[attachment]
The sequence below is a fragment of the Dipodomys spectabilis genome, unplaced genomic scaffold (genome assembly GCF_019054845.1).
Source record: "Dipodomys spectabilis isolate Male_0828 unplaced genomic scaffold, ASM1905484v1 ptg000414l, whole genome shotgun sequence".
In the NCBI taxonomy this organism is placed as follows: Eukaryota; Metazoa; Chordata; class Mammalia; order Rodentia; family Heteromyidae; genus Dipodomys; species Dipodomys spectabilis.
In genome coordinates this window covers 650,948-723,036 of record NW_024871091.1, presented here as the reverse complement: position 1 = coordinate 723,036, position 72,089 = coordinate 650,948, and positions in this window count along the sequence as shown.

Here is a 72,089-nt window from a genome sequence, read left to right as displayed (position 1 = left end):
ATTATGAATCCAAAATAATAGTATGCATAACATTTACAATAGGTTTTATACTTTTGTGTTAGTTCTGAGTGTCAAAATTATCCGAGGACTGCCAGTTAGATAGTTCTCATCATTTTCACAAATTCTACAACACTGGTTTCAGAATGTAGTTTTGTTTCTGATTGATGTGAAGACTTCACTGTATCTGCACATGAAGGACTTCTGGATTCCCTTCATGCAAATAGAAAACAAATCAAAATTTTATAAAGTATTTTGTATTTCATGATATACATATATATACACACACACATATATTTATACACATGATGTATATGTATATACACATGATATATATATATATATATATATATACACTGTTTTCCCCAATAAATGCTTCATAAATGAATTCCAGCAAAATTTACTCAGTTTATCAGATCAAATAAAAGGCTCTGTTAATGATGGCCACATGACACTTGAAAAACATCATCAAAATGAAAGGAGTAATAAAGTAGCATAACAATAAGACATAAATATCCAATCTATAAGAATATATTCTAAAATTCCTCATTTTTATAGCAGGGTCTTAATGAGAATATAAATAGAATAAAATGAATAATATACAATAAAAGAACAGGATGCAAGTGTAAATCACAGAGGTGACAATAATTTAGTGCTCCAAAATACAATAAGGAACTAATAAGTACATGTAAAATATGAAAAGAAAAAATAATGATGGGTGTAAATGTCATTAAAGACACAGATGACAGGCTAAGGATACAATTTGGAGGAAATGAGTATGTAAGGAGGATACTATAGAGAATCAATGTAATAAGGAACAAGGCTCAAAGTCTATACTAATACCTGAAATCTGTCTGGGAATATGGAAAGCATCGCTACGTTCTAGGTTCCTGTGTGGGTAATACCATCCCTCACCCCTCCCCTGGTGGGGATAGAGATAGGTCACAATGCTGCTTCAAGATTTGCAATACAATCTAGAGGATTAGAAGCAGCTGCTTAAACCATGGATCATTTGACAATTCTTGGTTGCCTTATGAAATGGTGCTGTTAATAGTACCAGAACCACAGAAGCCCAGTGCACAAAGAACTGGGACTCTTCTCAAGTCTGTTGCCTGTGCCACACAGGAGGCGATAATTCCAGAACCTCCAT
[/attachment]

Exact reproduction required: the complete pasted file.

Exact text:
The sequence below is a fragment of the Dipodomys spectabilis genome, unplaced genomic scaffold (genome assembly GCF_019054845.1).
Source record: "Dipodomys spectabilis isolate Male_0828 unplaced genomic scaffold, ASM1905484v1 ptg000414l, whole genome shotgun sequence".
In the NCBI taxonomy this organism is placed as follows: Eukaryota; Metazoa; Chordata; class Mammalia; order Rodentia; family Heteromyidae; genus Dipodomys; species Dipodomys spectabilis.
In genome coordinates this window covers 650,948-723,036 of record NW_024871091.1, presented here as the reverse complement: position 1 = coordinate 723,036, position 72,089 = coordinate 650,948, and positions in this window count along the sequence as shown.

Here is a 72,089-nt window from a genome sequence, read left to right as displayed (position 1 = left end):
ATTATGAATCCAAAATAATAGTATGCATAACATTTACAATAGGTTTTATACTTTTGTGTTAGTTCTGAGTGTCAAAATTATCCGAGGACTGCCAGTTAGATAGTTCTCATCATTTTCACAAATTCTACAACACTGGTTTCAGAATGTAGTTTTGTTTCTGATTGATGTGAAGACTTCACTGTATCTGCACATGAAGGACTTCTGGATTCCCTTCATGCAAATAGAAAACAAATCAAAATTTTATAAAGTATTTTGTATTTCATGATATACATATATATACACACACACATATATTTATACACATGATGTATATGTATATACACATGATATATATATATATATATATATATACACTGTTTTCCCCAATAAATGCTTCATAAATGAATTCCAGCAAAATTTACTCAGTTTATCAGATCAAATAAAAGGCTCTGTTAATGATGGCCACATGACACTTGAAAAACATCATCAAAATGAAAGGAGTAATAAAGTAGCATAACAATAAGACATAAATATCCAATCTATAAGAATATATTCTAAAATTCCTCATTTTTATAGCAGGGTCTTAATGAGAATATAAATAGAATAAAATGAATAATATACAATAAAAGAACAGGATGCAAGTGTAAATCACAGAGGTGACAATAATTTAGTGCTCCAAAATACAATAAGGAACTAATAAGTACATGTAAAATATGAAAAGAAAAAATAATGATGGGTGTAAATGTCATTAAAGACACAGATGACAGGCTAAGGATACAATTTGGAGGAAATGAGTATGTAAGGAGGATACTATAGAGAATCAATGTAATAAGGAACAAGGCTCAAAGTCTATACTAATACCTGAAATCTGTCTGGGAATATGGAAAGCATCGCTACGTTCTAGGTTCCTGTGTGGGTAATACCATCCCTCACCCCTCCCCTGGTGGGGATAGAGATAGGTCACAATGCTGCTTCAAGATTTGCAATACAATCTAGAGGATTAGAAGCAGCTGCTTAAACCATGGATCATTTGACAATTCTTGGTTGCCTTATGAAATGGTGCTGTTAATAGTACCAGAACCACAGAAGCCCAGTGCACAAAGAACTGGGACTCTTCTCAAGTCTGTTGCCTGTGCCACACAGGAGGCGATAATTCCAGAACCTCCAT